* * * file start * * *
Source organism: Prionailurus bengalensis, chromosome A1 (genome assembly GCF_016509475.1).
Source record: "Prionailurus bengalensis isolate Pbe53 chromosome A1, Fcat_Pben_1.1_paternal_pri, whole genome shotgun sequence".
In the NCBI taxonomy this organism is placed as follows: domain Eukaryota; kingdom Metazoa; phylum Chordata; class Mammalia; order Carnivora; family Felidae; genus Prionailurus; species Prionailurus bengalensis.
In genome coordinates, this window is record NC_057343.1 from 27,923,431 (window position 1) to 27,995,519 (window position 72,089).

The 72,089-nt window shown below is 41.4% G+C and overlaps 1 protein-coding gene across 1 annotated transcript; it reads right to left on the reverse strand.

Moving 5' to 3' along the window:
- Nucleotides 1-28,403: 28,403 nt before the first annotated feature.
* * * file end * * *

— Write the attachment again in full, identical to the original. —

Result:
Source organism: Prionailurus bengalensis, chromosome A1 (genome assembly GCF_016509475.1).
Source record: "Prionailurus bengalensis isolate Pbe53 chromosome A1, Fcat_Pben_1.1_paternal_pri, whole genome shotgun sequence".
In the NCBI taxonomy this organism is placed as follows: domain Eukaryota; kingdom Metazoa; phylum Chordata; class Mammalia; order Carnivora; family Felidae; genus Prionailurus; species Prionailurus bengalensis.
In genome coordinates, this window is record NC_057343.1 from 27,923,431 (window position 1) to 27,995,519 (window position 72,089).

The 72,089-nt window shown below is 41.4% G+C and overlaps 1 protein-coding gene across 1 annotated transcript; it reads right to left on the reverse strand.

Moving 5' to 3' along the window:
- Nucleotides 1-28,403: 28,403 nt before the first annotated feature.